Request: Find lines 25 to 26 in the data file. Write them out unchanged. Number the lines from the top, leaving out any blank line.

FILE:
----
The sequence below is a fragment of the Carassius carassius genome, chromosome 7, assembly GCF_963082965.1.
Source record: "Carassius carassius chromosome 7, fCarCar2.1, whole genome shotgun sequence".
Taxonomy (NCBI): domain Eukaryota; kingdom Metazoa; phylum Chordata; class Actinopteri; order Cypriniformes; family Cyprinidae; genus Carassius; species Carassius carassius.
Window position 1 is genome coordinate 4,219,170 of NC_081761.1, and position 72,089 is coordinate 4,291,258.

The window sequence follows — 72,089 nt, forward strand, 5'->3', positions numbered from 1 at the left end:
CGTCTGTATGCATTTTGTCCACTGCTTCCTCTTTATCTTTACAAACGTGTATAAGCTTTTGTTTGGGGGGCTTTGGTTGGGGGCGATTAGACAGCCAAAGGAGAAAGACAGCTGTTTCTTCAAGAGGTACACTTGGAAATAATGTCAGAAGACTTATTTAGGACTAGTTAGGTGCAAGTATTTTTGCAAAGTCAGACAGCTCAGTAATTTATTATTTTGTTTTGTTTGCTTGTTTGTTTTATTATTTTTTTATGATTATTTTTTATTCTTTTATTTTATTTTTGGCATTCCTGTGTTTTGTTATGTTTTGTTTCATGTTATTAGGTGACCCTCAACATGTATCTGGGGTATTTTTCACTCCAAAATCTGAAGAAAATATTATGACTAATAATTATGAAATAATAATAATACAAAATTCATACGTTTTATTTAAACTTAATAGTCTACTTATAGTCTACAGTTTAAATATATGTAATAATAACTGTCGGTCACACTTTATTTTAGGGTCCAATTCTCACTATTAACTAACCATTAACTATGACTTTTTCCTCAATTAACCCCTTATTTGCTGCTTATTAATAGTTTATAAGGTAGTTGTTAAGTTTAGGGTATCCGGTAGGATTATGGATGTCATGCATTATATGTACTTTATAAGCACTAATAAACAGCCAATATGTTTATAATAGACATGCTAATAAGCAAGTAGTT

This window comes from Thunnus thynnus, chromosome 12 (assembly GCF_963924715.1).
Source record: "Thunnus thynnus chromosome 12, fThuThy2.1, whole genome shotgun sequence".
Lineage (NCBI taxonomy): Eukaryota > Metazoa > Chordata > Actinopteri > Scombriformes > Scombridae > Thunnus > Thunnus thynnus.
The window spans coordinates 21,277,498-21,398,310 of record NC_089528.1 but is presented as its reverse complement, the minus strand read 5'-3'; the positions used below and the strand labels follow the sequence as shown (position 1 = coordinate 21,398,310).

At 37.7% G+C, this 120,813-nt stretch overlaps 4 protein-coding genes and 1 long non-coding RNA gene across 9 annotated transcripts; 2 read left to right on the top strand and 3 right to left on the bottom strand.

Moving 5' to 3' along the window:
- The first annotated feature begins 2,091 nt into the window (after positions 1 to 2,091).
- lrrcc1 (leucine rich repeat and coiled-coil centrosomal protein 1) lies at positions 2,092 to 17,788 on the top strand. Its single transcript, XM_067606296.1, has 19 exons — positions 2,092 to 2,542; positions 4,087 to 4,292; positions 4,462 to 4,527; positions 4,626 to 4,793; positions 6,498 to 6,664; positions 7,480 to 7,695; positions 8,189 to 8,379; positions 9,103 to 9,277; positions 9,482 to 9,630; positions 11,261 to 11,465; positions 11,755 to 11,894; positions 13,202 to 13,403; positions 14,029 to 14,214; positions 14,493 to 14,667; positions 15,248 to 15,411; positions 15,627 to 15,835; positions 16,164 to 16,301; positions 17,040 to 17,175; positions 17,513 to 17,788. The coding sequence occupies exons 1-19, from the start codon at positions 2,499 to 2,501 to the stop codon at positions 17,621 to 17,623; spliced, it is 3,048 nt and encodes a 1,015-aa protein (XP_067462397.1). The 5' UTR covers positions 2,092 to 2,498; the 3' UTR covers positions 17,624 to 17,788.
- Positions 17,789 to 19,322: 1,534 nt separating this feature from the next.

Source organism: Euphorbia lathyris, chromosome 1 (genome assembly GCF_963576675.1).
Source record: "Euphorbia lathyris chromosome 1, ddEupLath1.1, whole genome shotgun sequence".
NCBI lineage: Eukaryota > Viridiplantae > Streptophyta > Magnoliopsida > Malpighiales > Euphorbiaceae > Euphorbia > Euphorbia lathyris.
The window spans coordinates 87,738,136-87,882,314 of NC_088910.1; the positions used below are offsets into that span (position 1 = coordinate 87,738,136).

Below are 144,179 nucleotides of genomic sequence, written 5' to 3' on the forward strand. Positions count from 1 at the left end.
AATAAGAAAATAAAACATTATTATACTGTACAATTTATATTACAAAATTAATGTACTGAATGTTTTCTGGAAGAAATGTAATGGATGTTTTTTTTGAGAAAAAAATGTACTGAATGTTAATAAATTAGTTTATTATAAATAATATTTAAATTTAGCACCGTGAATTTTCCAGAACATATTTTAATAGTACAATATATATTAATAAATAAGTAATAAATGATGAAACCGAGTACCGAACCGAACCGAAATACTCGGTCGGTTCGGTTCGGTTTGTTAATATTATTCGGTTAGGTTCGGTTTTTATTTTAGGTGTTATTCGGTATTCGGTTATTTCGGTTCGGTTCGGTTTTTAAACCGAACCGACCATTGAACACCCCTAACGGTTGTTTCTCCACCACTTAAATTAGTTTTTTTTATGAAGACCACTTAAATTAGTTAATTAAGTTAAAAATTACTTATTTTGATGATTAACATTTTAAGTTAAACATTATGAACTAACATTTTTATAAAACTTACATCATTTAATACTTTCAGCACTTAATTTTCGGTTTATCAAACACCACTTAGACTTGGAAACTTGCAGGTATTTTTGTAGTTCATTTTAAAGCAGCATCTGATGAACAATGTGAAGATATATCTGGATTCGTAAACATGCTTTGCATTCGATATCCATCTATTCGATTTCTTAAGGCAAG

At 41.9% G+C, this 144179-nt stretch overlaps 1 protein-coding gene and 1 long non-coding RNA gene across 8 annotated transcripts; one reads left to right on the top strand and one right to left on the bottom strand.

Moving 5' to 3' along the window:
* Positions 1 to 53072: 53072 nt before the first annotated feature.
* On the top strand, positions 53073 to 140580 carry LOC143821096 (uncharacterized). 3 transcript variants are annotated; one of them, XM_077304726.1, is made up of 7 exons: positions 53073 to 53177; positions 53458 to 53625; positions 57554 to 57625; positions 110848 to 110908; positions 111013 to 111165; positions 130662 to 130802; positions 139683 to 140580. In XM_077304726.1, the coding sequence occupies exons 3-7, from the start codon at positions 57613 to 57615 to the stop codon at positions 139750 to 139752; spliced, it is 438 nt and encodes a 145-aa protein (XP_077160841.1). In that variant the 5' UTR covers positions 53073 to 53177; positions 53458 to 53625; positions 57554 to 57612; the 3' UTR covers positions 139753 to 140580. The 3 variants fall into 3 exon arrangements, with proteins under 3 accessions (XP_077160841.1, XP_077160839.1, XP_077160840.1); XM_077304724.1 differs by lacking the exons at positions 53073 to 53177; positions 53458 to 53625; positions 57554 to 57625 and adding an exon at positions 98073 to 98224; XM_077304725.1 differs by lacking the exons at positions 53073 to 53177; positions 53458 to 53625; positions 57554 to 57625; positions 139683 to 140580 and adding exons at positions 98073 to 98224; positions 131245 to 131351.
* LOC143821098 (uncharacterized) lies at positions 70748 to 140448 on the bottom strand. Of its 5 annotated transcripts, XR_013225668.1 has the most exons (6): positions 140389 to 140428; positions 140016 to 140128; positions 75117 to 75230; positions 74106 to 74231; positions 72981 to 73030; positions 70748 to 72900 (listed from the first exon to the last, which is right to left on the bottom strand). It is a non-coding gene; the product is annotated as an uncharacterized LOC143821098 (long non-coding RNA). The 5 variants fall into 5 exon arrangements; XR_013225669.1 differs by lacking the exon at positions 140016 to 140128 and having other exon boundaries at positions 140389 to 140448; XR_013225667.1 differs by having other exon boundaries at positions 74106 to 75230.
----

* On the top strand, positions 53073 to 140580 carry LOC143821096 (uncharacterized). 3 transcript variants are annotated; one of them, XM_077304726.1, is made up of 7 exons: positions 53073 to 53177; positions 53458 to 53625; positions 57554 to 57625; positions 110848 to 110908; positions 111013 to 111165; positions 130662 to 130802; positions 139683 to 140580. In XM_077304726.1, the coding sequence occupies exons 3-7, from the start codon at positions 57613 to 57615 to the stop codon at positions 139750 to 139752; spliced, it is 438 nt and encodes a 145-aa protein (XP_077160841.1). In that variant the 5' UTR covers positions 53073 to 53177; positions 53458 to 53625; positions 57554 to 57612; the 3' UTR covers positions 139753 to 140580. The 3 variants fall into 3 exon arrangements, with proteins under 3 accessions (XP_077160841.1, XP_077160839.1, XP_077160840.1); XM_077304724.1 differs by lacking the exons at positions 53073 to 53177; positions 53458 to 53625; positions 57554 to 57625 and adding an exon at positions 98073 to 98224; XM_077304725.1 differs by lacking the exons at positions 53073 to 53177; positions 53458 to 53625; positions 57554 to 57625; positions 139683 to 140580 and adding exons at positions 98073 to 98224; positions 131245 to 131351.
* LOC143821098 (uncharacterized) lies at positions 70748 to 140448 on the bottom strand. Of its 5 annotated transcripts, XR_013225668.1 has the most exons (6): positions 140389 to 140428; positions 140016 to 140128; positions 75117 to 75230; positions 74106 to 74231; positions 72981 to 73030; positions 70748 to 72900 (listed from the first exon to the last, which is right to left on the bottom strand). It is a non-coding gene; the product is annotated as an uncharacterized LOC143821098 (long non-coding RNA). The 5 variants fall into 5 exon arrangements; XR_013225669.1 differs by lacking the exon at positions 140016 to 140128 and having other exon boundaries at positions 140389 to 140448; XR_013225667.1 differs by having other exon boundaries at positions 74106 to 75230.